In industrialised countries that have undergone strong economic growth since the 1960s, commodities have become relatively inexpensive and there is a vast choice of food from around the world. In addition, demand has diversified. Although still governed by income, demand is also influenced by more personal factors, whether ethical, cultural, social, or diet-related.
Pre-cooked and ready-to-eat meals have become very popular. More and more meals are now eaten outside the home and many different kinds of restaurant have developed to meet this demand. Several factors explain this demand for such services, including lack of time, the midday meal eaten out of the home and the importance of leisure time.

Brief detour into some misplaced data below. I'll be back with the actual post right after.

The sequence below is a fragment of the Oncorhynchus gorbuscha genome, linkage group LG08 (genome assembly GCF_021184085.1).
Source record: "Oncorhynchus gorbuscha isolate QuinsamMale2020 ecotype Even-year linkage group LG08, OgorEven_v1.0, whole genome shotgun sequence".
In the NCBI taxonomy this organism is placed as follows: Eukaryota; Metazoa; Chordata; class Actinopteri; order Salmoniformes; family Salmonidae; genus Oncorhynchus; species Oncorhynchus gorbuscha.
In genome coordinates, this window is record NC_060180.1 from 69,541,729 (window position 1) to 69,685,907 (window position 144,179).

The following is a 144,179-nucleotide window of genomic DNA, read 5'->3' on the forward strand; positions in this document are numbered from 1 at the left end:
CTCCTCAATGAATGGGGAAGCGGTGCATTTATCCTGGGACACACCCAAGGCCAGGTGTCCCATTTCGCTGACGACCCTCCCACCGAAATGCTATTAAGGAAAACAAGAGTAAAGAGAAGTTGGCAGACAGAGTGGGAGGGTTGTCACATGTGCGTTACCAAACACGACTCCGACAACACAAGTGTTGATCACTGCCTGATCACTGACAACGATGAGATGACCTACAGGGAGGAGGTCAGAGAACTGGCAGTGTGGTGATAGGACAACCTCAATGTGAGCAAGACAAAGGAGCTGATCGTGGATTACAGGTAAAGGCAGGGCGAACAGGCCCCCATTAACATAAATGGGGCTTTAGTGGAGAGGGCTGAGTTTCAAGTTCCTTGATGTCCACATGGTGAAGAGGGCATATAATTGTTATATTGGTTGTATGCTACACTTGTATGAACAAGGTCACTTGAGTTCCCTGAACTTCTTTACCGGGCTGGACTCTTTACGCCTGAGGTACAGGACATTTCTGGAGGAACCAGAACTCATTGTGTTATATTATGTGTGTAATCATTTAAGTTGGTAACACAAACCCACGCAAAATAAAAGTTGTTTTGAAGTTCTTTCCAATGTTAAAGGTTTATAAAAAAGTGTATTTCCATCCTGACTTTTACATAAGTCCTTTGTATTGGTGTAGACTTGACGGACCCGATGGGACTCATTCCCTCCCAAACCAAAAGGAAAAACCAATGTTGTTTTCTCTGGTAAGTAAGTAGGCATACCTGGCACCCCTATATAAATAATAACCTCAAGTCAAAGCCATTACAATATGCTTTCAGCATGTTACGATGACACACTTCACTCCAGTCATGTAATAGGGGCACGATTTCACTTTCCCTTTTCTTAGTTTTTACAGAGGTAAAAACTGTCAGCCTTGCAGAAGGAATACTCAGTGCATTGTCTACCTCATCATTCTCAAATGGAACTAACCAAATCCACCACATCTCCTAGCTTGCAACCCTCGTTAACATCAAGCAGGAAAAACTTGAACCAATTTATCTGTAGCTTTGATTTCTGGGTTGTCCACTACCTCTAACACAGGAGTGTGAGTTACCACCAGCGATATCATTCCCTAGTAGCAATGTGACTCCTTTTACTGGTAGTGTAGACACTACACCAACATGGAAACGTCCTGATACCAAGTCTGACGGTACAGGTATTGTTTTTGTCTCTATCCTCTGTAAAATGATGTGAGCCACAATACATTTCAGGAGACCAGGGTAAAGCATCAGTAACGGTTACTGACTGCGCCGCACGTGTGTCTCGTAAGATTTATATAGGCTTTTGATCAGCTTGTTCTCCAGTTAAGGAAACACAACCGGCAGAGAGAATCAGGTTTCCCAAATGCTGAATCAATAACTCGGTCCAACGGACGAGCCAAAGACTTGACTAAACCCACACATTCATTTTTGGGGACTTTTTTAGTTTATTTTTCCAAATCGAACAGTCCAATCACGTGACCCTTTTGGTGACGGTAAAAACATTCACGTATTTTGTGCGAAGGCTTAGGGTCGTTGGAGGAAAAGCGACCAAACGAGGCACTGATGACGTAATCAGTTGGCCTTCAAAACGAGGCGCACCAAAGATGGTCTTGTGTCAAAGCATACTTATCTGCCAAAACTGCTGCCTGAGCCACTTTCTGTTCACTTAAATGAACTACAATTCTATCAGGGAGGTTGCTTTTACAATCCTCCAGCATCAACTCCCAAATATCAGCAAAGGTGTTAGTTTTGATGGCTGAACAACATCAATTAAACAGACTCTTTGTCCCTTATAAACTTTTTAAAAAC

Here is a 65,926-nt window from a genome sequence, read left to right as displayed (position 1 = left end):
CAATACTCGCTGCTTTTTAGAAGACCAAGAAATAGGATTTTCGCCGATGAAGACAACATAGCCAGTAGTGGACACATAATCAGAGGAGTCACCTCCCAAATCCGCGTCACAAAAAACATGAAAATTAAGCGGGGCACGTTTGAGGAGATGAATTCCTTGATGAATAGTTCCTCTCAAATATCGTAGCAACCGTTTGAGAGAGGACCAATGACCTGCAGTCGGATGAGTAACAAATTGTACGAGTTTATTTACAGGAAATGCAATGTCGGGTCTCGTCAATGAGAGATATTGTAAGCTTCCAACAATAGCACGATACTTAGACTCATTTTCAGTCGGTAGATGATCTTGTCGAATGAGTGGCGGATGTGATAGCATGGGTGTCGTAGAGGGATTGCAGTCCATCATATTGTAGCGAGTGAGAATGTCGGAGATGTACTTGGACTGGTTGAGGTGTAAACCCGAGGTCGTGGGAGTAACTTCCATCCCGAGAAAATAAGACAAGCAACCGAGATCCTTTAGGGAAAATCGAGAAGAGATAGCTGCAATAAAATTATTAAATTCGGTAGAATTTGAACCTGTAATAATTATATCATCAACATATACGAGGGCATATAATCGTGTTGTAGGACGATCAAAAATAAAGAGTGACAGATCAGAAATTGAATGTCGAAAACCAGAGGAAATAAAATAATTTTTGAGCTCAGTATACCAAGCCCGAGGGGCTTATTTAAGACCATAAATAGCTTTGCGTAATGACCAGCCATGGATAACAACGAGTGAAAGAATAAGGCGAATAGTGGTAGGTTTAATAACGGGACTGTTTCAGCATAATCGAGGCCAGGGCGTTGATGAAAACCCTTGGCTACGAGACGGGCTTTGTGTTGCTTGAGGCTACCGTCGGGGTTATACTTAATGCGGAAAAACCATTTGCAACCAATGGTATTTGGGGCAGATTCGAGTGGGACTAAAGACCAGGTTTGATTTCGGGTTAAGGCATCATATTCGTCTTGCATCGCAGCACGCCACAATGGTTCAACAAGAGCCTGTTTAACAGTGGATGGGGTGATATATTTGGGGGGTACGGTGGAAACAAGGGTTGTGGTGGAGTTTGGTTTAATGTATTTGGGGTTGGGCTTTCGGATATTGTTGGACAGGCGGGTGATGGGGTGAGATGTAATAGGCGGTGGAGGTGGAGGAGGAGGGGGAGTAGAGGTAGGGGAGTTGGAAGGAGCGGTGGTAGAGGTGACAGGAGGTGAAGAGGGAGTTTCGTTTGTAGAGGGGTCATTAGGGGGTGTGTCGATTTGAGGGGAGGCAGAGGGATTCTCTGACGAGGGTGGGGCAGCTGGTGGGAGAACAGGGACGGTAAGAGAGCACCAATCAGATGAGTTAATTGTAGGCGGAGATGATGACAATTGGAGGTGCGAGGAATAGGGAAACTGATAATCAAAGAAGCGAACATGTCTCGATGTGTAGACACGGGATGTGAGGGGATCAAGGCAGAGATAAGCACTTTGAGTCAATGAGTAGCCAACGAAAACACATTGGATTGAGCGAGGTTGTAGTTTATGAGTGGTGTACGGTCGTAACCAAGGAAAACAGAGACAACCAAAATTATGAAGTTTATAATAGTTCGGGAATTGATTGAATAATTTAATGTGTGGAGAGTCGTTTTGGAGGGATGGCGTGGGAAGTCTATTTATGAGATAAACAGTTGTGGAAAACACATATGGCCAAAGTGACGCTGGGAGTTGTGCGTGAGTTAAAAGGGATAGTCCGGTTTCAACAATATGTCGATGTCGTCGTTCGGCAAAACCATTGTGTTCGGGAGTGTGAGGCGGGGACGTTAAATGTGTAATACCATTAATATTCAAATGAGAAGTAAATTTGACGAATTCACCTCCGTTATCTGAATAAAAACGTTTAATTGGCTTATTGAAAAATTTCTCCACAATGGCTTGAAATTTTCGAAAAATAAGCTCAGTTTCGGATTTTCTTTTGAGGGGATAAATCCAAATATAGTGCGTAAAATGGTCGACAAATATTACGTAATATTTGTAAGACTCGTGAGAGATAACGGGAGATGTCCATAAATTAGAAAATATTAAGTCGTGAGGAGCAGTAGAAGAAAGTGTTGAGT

Health concerns, the rise in obesity and diseases such as diabetes and cancer play a decisive role in consumer demand for healthier food. Gluten- and lactose-free products have become more popular, whether because of intolerances or out of choice, or because consumers simply feel better when they eliminate one or the other from their diet.
Environmental concerns also guide consumer choice. Sustainable farming takes care of nature. With the globalisation of food, consumers are seeking to reassert their identity and to support local production. As a result, demand for local produce has risen sharply and AOC products (controlled designation of origin) have become guarantees of quality and authenticity. Fairtrade certification is another criterion of choice.